2 Kings 2:23-25
Sometimes you can read a passage of the Bible and come away feeling confused, unsettled, or just plain wondering what you just read. This can be one of those passages. A quick synopsis of this at face value could read like this: A bunch of kids made fun of Elisha for being bald, and so they got killed by bears. Lesson? Don't make fun of preachers or God's going to kill you.
Something doesn't sit right with that lesson. We know God is not petty. He's incredibly patient with us. Why would He be so harsh with a group of grade schoolers while being so lenient with the idol worshippers of the time? And what kind of an insult is "Go on up" anyway? Is this some cultural thing?
A few searches later brought some clarity to this odd example of a seemingly impatient, vindictive man of God. First, Elisha was on his way to Bethel. While the town's name means "house of God", it was anything but in Elisha's day. Jeroboam had turned it into a center of idol worship, so there would very likely be animosity toward a man of God.
Second, while many translations use the term children, the Hebrew word used has a wide range of ages involved, from infants to young adults. It is used in Ruth to describe Boaz's servants, in 2 Samuel to describe David's son Absalom, and in 1 Kings to talk about a man Solomon put in charge of the house of Joseph, hardly a small child. These were likely young men, proud and brash, immature, who had decided the path of idolatry was far more exciting, much like many young men today.
Third, there was the odd insult of "go on up". This suddenly makes sense when you take a look at what just happened. Elijah, Elisha's mentor, had just gone to be with the Lord in a spectacular fashion. He was taken up before Elisha's eyes in a whirlwind, accompanied by a fiery chariot. When Elisha returned from this awesome display, he told his friends about it, letting them know it was pointless to search. While they went to look for the body anyway, word surely spread of Elisha's incredible tale. As he approached Bethel, the young men had heard this preposterous story. One thing they were glad of: That annoyance Elijah was gone. Now they just wished Elisha with his tall tales would also disappear. "Go on up, Elisha! Why don't you just go like you say your friend went!" They mocked him, belittling his dear teacher, making fun of the one true God, calling Elisha a bearer of fairy tales and nonsense.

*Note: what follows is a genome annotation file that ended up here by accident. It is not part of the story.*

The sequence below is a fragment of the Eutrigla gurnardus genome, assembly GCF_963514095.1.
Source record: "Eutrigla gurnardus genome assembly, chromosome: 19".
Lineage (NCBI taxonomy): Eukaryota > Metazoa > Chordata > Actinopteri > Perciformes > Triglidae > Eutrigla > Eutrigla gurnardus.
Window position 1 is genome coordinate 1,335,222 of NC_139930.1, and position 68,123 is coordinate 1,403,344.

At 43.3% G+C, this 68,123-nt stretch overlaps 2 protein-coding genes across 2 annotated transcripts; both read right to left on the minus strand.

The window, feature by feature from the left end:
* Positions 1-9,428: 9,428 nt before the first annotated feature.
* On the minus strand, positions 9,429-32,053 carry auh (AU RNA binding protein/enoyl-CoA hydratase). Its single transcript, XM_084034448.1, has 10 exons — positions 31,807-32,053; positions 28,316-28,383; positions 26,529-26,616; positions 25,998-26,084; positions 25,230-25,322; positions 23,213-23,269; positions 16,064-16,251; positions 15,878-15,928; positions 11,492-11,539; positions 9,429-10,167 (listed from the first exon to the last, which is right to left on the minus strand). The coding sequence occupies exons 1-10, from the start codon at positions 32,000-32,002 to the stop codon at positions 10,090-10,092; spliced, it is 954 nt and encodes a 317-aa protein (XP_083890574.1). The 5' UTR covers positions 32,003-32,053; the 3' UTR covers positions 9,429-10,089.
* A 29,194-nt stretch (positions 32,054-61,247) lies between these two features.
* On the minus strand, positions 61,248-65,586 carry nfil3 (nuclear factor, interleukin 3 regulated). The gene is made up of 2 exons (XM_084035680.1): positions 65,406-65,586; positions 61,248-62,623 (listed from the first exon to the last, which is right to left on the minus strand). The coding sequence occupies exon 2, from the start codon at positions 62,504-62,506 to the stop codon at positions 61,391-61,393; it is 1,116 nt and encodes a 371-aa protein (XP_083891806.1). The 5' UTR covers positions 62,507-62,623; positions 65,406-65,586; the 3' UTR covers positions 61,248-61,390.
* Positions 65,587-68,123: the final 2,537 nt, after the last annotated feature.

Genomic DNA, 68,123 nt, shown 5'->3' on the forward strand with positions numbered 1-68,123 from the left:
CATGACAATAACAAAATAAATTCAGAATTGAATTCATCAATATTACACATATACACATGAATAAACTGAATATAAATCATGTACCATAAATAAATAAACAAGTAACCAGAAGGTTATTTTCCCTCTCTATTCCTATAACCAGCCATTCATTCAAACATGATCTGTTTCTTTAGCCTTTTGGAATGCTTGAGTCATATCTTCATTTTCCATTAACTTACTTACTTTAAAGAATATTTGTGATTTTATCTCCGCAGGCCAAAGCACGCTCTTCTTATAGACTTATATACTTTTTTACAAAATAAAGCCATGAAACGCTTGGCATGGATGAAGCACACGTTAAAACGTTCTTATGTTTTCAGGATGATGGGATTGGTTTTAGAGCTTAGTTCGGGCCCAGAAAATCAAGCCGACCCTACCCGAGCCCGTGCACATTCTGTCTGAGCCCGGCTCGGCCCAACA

So, this was not a case of little boys behaving badly. This was an instance of grown men openly mocking God and His servant. They had made their decision who they would serve, and God, like the jealous God the scriptures describe Him as, defended His beloved.
Through familiarity with all of scripture, from Genesis to Revelation, we can learn the nature of God. When we come across something that seems contrary to what we know, it can encourage us to dig a little deeper. We may find that we have misunderstood a key aspect of God, or we may find that there is more to the story than we first thought, and that it all falls into place.
Father, we love you, and we know you love us. You care for us as a perfect Father, teaching us, leading us, providing for us, and helping us grow each day to be more like you. You've given us curiosity, a desire to know more about you. Encourage us to follow through on that curiosity, to ask questions and to find answers, which will only increase our love and devotion to you. In Jesus' name, amen.